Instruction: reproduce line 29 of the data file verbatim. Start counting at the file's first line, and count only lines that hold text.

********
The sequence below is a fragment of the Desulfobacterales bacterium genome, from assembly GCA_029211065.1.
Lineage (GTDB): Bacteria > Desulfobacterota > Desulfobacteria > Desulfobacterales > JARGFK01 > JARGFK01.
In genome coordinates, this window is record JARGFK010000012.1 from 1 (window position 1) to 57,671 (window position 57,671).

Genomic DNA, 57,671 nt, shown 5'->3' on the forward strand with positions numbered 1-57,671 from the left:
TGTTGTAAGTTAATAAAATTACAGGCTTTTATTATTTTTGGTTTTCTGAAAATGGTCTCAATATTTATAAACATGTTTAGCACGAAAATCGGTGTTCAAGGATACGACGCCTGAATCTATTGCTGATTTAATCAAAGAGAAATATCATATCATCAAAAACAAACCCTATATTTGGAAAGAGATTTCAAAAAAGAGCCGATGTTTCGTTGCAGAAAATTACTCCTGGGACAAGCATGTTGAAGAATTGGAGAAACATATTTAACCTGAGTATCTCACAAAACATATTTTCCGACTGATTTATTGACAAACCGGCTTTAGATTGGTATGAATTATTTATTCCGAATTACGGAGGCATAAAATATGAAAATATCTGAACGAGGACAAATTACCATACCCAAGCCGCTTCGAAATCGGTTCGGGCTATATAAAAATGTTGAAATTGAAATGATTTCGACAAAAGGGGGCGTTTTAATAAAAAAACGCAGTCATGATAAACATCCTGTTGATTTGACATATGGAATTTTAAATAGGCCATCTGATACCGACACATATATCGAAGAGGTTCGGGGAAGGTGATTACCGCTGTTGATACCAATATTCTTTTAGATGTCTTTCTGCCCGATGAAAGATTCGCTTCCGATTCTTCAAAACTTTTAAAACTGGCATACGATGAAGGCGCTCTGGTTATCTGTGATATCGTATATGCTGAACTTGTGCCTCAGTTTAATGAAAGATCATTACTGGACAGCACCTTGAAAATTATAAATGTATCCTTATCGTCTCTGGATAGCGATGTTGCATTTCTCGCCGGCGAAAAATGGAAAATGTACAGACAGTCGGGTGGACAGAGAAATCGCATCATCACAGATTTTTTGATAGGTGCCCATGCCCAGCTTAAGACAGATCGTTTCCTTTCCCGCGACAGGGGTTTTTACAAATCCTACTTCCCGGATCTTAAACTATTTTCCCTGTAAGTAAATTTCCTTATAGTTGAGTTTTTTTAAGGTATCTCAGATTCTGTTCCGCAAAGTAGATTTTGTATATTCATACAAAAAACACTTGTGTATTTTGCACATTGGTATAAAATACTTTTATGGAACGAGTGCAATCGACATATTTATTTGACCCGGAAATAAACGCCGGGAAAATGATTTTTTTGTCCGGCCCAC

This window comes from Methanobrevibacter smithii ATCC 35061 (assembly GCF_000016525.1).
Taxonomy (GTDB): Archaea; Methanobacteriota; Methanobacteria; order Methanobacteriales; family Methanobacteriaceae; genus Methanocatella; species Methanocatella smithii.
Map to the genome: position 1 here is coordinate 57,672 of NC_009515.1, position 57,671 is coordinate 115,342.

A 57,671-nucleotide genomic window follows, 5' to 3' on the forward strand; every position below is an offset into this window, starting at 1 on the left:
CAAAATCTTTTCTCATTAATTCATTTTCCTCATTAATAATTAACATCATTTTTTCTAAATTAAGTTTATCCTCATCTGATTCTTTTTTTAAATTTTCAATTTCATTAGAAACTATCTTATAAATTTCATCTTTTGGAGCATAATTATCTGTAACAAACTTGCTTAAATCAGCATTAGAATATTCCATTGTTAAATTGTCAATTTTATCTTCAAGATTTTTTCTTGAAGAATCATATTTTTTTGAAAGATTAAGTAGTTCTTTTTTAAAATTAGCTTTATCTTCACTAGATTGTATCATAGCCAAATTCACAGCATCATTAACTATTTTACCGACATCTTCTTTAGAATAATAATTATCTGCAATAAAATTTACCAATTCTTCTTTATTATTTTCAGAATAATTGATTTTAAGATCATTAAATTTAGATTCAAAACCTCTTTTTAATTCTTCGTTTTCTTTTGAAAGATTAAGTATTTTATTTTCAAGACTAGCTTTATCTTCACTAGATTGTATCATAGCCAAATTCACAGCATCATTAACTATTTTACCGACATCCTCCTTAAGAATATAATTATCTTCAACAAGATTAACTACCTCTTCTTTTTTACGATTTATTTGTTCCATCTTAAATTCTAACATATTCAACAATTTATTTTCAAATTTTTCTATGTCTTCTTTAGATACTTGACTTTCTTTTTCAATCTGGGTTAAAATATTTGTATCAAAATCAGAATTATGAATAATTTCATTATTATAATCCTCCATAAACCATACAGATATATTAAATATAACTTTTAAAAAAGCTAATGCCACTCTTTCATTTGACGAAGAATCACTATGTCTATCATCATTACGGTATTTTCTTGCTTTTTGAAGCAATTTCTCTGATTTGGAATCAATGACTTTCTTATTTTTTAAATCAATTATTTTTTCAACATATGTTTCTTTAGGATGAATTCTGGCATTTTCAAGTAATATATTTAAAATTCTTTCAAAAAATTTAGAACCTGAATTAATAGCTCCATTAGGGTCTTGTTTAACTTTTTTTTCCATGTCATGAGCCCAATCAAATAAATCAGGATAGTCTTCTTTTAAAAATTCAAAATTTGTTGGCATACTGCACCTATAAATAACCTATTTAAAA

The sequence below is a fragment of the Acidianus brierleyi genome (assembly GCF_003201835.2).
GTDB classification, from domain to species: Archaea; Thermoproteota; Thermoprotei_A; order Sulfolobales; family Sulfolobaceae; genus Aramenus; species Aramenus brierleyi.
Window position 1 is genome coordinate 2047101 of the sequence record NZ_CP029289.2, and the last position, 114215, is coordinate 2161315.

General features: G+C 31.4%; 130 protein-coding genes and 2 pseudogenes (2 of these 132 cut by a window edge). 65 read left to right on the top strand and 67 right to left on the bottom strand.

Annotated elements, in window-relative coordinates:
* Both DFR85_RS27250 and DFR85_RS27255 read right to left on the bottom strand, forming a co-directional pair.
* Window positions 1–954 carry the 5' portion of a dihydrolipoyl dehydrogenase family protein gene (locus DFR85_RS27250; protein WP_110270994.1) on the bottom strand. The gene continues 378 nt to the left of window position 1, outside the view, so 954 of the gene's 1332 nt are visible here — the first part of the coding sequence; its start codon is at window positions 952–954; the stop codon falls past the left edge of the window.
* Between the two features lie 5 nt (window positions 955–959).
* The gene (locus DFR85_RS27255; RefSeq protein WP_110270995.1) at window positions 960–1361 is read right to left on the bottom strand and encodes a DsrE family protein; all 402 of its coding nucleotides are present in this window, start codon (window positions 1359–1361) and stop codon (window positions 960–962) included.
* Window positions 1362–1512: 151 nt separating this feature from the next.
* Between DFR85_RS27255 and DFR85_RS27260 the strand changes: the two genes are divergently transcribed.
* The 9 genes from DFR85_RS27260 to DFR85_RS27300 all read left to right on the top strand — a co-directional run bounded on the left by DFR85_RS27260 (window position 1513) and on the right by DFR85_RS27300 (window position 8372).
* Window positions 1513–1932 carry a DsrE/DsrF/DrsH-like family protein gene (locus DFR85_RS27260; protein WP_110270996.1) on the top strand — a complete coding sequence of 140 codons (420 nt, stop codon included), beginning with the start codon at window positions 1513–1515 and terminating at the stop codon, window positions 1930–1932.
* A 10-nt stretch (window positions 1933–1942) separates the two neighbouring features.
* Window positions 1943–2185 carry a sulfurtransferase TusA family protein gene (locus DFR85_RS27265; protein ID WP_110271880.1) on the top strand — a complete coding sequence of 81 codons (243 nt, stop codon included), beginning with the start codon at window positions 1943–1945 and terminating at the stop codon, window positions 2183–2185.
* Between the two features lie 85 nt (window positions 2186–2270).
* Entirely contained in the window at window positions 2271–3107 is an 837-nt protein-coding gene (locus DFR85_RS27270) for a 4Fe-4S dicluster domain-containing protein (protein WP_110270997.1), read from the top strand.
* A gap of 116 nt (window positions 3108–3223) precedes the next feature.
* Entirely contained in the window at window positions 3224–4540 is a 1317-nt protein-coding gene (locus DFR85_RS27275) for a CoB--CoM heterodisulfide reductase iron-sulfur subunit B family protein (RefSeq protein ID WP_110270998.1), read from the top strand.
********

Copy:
* Entirely contained in the window at window positions 3224–4540 is a 1317-nt protein-coding gene (locus DFR85_RS27275) for a CoB--CoM heterodisulfide reductase iron-sulfur subunit B family protein (RefSeq protein ID WP_110270998.1), read from the top strand.